About lowland tapir.
Lowland tapirs are excellent swimmers and divers, and they always live in areas close to the water. They can also run quite fast on land.
Their main predators are crocodiles, jaguars and cougars.
Tapirs have a short proboscis (trunk) as a snout that they use to grab branches, leaves, fruits and berries, and shovel them into their mouth. It is especially useful for picking aquatic plants and drinking water.
Tapirs are considered living fossils, as the species has changed very little in millions of years. They remain very similar to their ancestors from 55 million years ago.
There are five species of tapir, four of them in South America. The fifth is the Malayan tapir, which lives on the other side of the world, in Asia. It looks like its tapir relatives, but with the colors of a panda, black and white.
When it feels threatened, the lowland tapir runs and plunges into the water, diving under the surface to escape.
Baby tapirs have a very different coat color from adults, with light stripes all over their body that fade as they get older, at around 6 months. These serve as camouflage, to protect them from predators.
They have a compact body and robust head and neck, which allows them to make their way easily through the vegetation of the rainforests where they live.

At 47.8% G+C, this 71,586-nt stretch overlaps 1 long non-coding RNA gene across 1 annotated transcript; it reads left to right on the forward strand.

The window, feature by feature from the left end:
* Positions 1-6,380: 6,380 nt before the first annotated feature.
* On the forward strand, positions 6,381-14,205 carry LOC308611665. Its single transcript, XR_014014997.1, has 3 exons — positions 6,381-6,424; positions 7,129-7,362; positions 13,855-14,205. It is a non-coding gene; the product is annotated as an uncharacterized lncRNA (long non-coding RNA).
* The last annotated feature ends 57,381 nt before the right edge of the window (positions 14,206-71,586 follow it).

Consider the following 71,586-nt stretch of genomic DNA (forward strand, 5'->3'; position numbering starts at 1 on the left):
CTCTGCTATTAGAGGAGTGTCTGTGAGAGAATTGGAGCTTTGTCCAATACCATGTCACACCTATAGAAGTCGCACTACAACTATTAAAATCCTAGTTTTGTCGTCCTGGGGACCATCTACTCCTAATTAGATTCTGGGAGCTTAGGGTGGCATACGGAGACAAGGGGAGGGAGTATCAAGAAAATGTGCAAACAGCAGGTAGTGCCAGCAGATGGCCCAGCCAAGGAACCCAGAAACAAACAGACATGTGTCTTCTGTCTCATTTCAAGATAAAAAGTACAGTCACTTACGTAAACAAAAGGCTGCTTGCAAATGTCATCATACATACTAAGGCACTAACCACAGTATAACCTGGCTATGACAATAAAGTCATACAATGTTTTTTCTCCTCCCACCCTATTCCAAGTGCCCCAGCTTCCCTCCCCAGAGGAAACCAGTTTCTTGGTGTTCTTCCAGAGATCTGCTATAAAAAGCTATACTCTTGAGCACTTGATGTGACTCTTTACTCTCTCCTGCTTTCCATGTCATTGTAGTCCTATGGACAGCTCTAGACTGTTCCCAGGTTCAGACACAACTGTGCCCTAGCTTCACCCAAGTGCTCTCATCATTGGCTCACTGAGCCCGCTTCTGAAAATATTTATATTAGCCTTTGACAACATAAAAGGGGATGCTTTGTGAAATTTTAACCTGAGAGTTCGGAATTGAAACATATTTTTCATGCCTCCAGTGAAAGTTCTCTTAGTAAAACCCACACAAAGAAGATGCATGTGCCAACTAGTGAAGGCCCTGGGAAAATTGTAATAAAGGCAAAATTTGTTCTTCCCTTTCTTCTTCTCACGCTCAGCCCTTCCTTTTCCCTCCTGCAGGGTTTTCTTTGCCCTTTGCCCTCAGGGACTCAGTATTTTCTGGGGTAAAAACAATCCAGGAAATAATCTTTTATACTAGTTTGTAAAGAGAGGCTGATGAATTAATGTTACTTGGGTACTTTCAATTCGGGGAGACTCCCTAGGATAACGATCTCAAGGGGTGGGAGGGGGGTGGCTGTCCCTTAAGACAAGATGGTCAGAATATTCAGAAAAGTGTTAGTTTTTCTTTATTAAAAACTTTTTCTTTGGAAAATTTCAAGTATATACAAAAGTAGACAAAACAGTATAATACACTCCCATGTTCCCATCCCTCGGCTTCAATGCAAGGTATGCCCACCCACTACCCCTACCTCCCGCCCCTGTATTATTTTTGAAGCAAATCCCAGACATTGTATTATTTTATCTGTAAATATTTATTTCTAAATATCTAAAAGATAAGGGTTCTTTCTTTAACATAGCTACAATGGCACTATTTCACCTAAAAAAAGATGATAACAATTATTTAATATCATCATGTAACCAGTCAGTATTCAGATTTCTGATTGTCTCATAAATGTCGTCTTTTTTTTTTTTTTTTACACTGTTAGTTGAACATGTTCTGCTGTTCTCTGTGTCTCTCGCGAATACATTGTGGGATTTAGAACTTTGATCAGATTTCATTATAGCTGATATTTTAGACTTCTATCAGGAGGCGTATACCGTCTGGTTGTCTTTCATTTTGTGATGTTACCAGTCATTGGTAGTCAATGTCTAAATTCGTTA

Tapirs have four toes encased in hooves on each front foot and only three on each back foot.
During the day they rest in the middle of thick vegetation near swamps and rivers. They are largely nocturnal, usually becoming active at dusk.
The tapirs closest relatives are rhinos and horses.
Females can only give birth to one single calf per litter, with a gestation period of more than a year. Calves stay with their mother for around 18 months until they are fully grown.
|COMMON NAME||CONSERVATION STATUS|
|South American tapir, Brazilian tapir or lowland tapir||Vulnerable|
|Tapirus terrestris||1,8 – 2,5 m (5.9-8.2 ft)|
|Tapiridae||150-320 kg (330-710 lb)|
|Perissodactyla||25 – 30 years|
|Not estimated (↓decreasing)||It is a herbivore. It feeds on leaves, twigs, aquatic plants and fruits mainly.|
|Rainforests, areas close to rivers and swamps.||It lives in warm areas of South America; Argentina, Bolivia, Brazil, Colombia, Ecuador, Guiana, Paraguay, Peru and Venezuela.|